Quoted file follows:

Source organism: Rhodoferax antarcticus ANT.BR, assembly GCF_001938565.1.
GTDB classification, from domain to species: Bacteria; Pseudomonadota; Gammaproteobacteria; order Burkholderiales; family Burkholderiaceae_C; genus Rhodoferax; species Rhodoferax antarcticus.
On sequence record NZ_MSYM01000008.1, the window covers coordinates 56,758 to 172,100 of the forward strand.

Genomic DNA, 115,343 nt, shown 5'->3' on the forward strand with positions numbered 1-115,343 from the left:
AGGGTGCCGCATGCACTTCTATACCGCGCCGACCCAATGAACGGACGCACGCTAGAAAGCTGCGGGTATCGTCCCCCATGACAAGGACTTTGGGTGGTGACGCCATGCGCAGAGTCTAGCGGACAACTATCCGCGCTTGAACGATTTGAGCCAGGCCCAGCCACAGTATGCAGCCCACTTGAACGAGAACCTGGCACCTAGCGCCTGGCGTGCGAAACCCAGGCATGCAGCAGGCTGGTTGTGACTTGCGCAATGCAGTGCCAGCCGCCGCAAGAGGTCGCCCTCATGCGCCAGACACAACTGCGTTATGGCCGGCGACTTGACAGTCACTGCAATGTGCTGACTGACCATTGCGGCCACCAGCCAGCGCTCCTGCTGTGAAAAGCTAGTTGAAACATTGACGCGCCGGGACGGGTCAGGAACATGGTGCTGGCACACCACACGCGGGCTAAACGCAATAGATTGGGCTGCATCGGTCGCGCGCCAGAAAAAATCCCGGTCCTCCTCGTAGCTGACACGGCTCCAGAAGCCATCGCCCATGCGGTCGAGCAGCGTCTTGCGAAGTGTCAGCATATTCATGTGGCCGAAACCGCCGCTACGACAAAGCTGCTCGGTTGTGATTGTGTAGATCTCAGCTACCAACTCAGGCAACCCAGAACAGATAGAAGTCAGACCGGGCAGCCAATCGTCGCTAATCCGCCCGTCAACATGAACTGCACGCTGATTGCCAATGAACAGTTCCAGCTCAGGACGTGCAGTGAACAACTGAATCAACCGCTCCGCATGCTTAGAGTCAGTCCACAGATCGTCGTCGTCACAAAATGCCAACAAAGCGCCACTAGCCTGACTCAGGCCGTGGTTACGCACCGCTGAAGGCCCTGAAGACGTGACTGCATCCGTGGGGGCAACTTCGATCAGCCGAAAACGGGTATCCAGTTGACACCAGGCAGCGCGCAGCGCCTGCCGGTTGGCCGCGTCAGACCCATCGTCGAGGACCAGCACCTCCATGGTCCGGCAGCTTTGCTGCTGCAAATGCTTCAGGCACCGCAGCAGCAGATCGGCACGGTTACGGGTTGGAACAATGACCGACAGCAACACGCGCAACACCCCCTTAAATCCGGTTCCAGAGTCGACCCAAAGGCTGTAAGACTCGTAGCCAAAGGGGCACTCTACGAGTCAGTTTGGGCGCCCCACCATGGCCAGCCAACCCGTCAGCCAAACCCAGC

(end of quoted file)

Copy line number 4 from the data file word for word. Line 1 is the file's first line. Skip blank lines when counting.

Genomic DNA, 115,343 nt, shown 5'->3' on the forward strand with positions numbered 1-115,343 from the left: